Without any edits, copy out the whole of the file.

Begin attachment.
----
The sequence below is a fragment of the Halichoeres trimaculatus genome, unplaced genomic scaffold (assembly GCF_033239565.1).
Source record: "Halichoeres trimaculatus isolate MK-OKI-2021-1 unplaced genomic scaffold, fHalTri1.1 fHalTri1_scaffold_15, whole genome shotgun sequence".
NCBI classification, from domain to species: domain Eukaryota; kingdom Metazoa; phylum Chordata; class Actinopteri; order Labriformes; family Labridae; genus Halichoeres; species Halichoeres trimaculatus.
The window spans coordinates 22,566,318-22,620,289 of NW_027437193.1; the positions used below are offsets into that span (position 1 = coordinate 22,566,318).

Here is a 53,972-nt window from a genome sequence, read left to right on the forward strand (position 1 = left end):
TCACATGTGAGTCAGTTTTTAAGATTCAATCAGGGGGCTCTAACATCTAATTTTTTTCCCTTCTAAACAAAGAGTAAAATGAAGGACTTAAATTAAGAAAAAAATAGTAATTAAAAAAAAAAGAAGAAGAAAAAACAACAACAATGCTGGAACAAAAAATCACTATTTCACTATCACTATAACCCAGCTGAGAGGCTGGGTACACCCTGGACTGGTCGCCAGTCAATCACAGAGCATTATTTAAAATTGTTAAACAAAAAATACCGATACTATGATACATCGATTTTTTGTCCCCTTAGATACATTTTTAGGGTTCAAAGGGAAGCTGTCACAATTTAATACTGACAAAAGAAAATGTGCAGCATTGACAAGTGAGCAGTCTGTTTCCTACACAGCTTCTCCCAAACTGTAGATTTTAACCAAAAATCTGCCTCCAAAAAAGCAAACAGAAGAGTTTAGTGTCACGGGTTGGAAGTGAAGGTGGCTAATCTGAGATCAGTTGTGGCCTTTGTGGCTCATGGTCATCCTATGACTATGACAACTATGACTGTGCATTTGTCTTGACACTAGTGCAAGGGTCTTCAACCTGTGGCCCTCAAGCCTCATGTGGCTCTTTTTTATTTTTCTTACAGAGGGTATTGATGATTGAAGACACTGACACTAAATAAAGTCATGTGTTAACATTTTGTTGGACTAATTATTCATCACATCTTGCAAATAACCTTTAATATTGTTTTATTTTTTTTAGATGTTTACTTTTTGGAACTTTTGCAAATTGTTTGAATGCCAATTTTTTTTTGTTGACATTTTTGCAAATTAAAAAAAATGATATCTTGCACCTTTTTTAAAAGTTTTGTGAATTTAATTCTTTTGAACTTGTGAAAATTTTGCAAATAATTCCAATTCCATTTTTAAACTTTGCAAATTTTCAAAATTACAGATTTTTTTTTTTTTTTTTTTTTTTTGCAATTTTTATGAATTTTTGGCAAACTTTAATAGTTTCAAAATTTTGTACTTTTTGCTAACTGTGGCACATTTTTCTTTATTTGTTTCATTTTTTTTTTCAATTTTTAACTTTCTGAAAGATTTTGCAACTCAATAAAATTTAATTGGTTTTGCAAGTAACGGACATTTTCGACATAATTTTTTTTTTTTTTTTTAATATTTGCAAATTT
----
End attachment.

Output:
The sequence below is a fragment of the Halichoeres trimaculatus genome, unplaced genomic scaffold (assembly GCF_033239565.1).
Source record: "Halichoeres trimaculatus isolate MK-OKI-2021-1 unplaced genomic scaffold, fHalTri1.1 fHalTri1_scaffold_15, whole genome shotgun sequence".
NCBI classification, from domain to species: domain Eukaryota; kingdom Metazoa; phylum Chordata; class Actinopteri; order Labriformes; family Labridae; genus Halichoeres; species Halichoeres trimaculatus.
The window spans coordinates 22,566,318-22,620,289 of NW_027437193.1; the positions used below are offsets into that span (position 1 = coordinate 22,566,318).

Here is a 53,972-nt window from a genome sequence, read left to right on the forward strand (position 1 = left end):
TCACATGTGAGTCAGTTTTTAAGATTCAATCAGGGGGCTCTAACATCTAATTTTTTTCCCTTCTAAACAAAGAGTAAAATGAAGGACTTAAATTAAGAAAAAAATAGTAATTAAAAAAAAAAGAAGAAGAAAAAACAACAACAATGCTGGAACAAAAAATCACTATTTCACTATCACTATAACCCAGCTGAGAGGCTGGGTACACCCTGGACTGGTCGCCAGTCAATCACAGAGCATTATTTAAAATTGTTAAACAAAAAATACCGATACTATGATACATCGATTTTTTGTCCCCTTAGATACATTTTTAGGGTTCAAAGGGAAGCTGTCACAATTTAATACTGACAAAAGAAAATGTGCAGCATTGACAAGTGAGCAGTCTGTTTCCTACACAGCTTCTCCCAAACTGTAGATTTTAACCAAAAATCTGCCTCCAAAAAAGCAAACAGAAGAGTTTAGTGTCACGGGTTGGAAGTGAAGGTGGCTAATCTGAGATCAGTTGTGGCCTTTGTGGCTCATGGTCATCCTATGACTATGACAACTATGACTGTGCATTTGTCTTGACACTAGTGCAAGGGTCTTCAACCTGTGGCCCTCAAGCCTCATGTGGCTCTTTTTTATTTTTCTTACAGAGGGTATTGATGATTGAAGACACTGACACTAAATAAAGTCATGTGTTAACATTTTGTTGGACTAATTATTCATCACATCTTGCAAATAACCTTTAATATTGTTTTATTTTTTTTAGATGTTTACTTTTTGGAACTTTTGCAAATTGTTTGAATGCCAATTTTTTTTTGTTGACATTTTTGCAAATTAAAAAAAATGATATCTTGCACCTTTTTTAAAAGTTTTGTGAATTTAATTCTTTTGAACTTGTGAAAATTTTGCAAATAATTCCAATTCCATTTTTAAACTTTGCAAATTTTCAAAATTACAGATTTTTTTTTTTTTTTTTTTTTTTTGCAATTTTTATGAATTTTTGGCAAACTTTAATAGTTTCAAAATTTTGTACTTTTTGCTAACTGTGGCACATTTTTCTTTATTTGTTTCATTTTTTTTTTCAATTTTTAACTTTCTGAAAGATTTTGCAACTCAATAAAATTTAATTGGTTTTGCAAGTAACGGACATTTTCGACATAATTTTTTTTTTTTTTTTTAATATTTGCAAATTT